As the Music School celebrates its
30th anniversary season
we're shining the spotlight on
a founding faculty member,
an alumnus, and a supporter.
Founding Faculty Member
As a jazz guitarist, David Tonkin has learned to see connections everywhere. Maybe that's why a conversation with him includes plenty of analogies.
"Jazz is a lot like cooking," he says. "You have a frying pan. That's the tune. And you'll start with some olive oil, garlic, and onions. And then you look around and say, ooh, some mushrooms would be good. Maybe some hot peppers. That's how you approach a song when you're playing jazz. 'What are we going to put in here?'"
Tonkin, chair of the Music School's Jazz Department, says it's this sense of spontaneous creativity that drew him to the music he teaches and performs.
When he started taking jazz guitar lessons, he says he "learned how to learn," seeing the links between musical concepts. "You're learning about scales and chords, you're learning songs, and at some point you see it's all connected."
Now Tonkin sees his students making those same connections, learning to think musically and converting that knowledge into successful careers in music, medicine, engineering, architecture -- myriad professions too numerous to mention.
Above all, Tonkin says, it's the human connection that he loves about his work: connecting with students, with musicians, and with an audience through music. "That's the best thing about jazz," he says. "Your job is to connect."
From Bebop to Hip-Hop:
Jazz Bassist Scott Kiefner
When he was six years old, Scott Kiefner began taking piano lessons at the Concord Community Music School. Now he's taking the stage alongside his mentors David Tonkin and Don Williams to perform in the School's Jazz in January concert.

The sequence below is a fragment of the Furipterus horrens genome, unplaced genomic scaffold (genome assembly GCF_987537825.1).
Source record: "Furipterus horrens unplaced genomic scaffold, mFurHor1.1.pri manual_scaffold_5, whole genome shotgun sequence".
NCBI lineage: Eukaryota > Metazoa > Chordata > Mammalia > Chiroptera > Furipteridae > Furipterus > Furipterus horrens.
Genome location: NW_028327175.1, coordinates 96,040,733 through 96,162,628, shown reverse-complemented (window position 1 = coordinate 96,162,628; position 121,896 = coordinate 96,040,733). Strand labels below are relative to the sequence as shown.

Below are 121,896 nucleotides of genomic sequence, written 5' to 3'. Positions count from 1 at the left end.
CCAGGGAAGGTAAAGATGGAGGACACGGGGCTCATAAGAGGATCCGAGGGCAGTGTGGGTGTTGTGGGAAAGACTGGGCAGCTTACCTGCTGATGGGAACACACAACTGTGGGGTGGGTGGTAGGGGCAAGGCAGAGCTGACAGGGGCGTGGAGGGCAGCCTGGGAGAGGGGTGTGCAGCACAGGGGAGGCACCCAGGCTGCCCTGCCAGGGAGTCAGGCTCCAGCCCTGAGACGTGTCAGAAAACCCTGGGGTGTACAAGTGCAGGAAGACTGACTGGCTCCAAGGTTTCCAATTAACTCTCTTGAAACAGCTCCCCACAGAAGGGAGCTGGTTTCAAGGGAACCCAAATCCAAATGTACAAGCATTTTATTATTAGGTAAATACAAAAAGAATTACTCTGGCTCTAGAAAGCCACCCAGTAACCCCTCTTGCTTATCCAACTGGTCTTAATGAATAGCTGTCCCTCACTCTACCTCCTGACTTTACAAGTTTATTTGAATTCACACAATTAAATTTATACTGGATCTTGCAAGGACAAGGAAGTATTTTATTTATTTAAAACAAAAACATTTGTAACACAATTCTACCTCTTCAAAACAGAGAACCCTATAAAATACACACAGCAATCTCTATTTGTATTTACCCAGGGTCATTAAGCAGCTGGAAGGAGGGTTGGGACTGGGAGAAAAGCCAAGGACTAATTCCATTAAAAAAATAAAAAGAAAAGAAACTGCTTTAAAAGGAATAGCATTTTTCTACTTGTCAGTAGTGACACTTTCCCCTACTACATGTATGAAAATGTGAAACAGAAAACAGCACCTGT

"It's hard to overstate the role that the Music School has had in my life," he says. "It's pretty huge." Kiefner's family has been part of the Music School community for more than thirty years, when his mother was among the School's first piano students.
Now an in-demand bassist with an active performance and recording schedule, Kiefner says his road to professional musicianship began early on. While he was studying jazz bass and playing in the Scholarship Jazz Ensemble at the Music School, his teachers invited him to join them for gigs, and pushed him to explore new musical styles.
"That was something they emphasized: being comfortable in multiple genres," says Kiefner. "As a professional, you need to be able to do everything." Don Williams, his bass teacher, encouraged him to take classical music seriously -- join an ensemble, audition for All-State.
During his college years, Kiefner delved into jazz while absorbing new sounds like electro-acoustic music, spectral music, and modern classical music. Meanwhile he was performing regularly in Montreal. "Montreal is a happening city for music, so I was going out to see shows all the time, playing in folk rock bands, jazz bands, hip-hop groups."
This outside-the-box artistry has characterized Kiefner's musicallife, and has shaped him into the unique and versatile jazz musician that he is now. Whether it's bebop or hip-hop, R&B or rockabilly, Kiefner says, "Diversity makes you better."